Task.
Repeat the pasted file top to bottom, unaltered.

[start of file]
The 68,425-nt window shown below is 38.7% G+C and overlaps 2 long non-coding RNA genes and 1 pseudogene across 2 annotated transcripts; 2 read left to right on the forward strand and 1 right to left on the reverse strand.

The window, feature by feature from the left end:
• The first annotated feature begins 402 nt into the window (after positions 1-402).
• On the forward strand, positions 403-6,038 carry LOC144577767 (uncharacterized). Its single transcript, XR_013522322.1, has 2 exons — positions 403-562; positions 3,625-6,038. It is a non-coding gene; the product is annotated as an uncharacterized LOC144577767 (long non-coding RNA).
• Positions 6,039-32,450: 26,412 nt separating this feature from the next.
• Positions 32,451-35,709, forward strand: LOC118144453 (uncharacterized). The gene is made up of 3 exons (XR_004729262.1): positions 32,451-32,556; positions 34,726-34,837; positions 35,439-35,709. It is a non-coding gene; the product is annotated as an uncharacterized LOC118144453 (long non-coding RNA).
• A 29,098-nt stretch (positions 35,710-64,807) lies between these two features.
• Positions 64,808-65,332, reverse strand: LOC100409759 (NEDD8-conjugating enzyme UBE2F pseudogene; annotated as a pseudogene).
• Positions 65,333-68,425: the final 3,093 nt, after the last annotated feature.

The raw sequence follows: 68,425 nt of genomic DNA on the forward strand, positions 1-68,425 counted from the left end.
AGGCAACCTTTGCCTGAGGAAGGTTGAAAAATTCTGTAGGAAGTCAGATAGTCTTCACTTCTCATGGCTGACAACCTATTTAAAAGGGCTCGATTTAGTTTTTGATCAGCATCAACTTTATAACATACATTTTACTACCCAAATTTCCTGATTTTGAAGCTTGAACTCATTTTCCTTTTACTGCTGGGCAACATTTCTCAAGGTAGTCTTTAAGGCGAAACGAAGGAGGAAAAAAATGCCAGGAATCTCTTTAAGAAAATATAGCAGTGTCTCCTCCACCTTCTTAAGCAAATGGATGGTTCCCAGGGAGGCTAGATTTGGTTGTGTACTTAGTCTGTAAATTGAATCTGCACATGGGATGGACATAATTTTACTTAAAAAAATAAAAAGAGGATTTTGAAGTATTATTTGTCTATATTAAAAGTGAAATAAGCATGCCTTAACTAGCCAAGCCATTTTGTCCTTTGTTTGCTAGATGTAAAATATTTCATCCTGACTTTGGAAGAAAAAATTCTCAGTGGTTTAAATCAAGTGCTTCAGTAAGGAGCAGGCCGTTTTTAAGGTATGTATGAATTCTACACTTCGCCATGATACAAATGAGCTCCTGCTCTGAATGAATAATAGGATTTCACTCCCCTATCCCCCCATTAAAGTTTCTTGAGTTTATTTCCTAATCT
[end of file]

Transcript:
The 68,425-nt window shown below is 38.7% G+C and overlaps 2 long non-coding RNA genes and 1 pseudogene across 2 annotated transcripts; 2 read left to right on the forward strand and 1 right to left on the reverse strand.

The window, feature by feature from the left end:
• The first annotated feature begins 402 nt into the window (after positions 1-402).
• On the forward strand, positions 403-6,038 carry LOC144577767 (uncharacterized). Its single transcript, XR_013522322.1, has 2 exons — positions 403-562; positions 3,625-6,038. It is a non-coding gene; the product is annotated as an uncharacterized LOC144577767 (long non-coding RNA).
• Positions 6,039-32,450: 26,412 nt separating this feature from the next.
• Positions 32,451-35,709, forward strand: LOC118144453 (uncharacterized). The gene is made up of 3 exons (XR_004729262.1): positions 32,451-32,556; positions 34,726-34,837; positions 35,439-35,709. It is a non-coding gene; the product is annotated as an uncharacterized LOC118144453 (long non-coding RNA).
• A 29,098-nt stretch (positions 35,710-64,807) lies between these two features.
• Positions 64,808-65,332, reverse strand: LOC100409759 (NEDD8-conjugating enzyme UBE2F pseudogene; annotated as a pseudogene).
• Positions 65,333-68,425: the final 3,093 nt, after the last annotated feature.

The raw sequence follows: 68,425 nt of genomic DNA on the forward strand, positions 1-68,425 counted from the left end.
AGGCAACCTTTGCCTGAGGAAGGTTGAAAAATTCTGTAGGAAGTCAGATAGTCTTCACTTCTCATGGCTGACAACCTATTTAAAAGGGCTCGATTTAGTTTTTGATCAGCATCAACTTTATAACATACATTTTACTACCCAAATTTCCTGATTTTGAAGCTTGAACTCATTTTCCTTTTACTGCTGGGCAACATTTCTCAAGGTAGTCTTTAAGGCGAAACGAAGGAGGAAAAAAATGCCAGGAATCTCTTTAAGAAAATATAGCAGTGTCTCCTCCACCTTCTTAAGCAAATGGATGGTTCCCAGGGAGGCTAGATTTGGTTGTGTACTTAGTCTGTAAATTGAATCTGCACATGGGATGGACATAATTTTACTTAAAAAAATAAAAAGAGGATTTTGAAGTATTATTTGTCTATATTAAAAGTGAAATAAGCATGCCTTAACTAGCCAAGCCATTTTGTCCTTTGTTTGCTAGATGTAAAATATTTCATCCTGACTTTGGAAGAAAAAATTCTCAGTGGTTTAAATCAAGTGCTTCAGTAAGGAGCAGGCCGTTTTTAAGGTATGTATGAATTCTACACTTCGCCATGATACAAATGAGCTCCTGCTCTGAATGAATAATAGGATTTCACTCCCCTATCCCCCCATTAAAGTTTCTTGAGTTTATTTCCTAATCT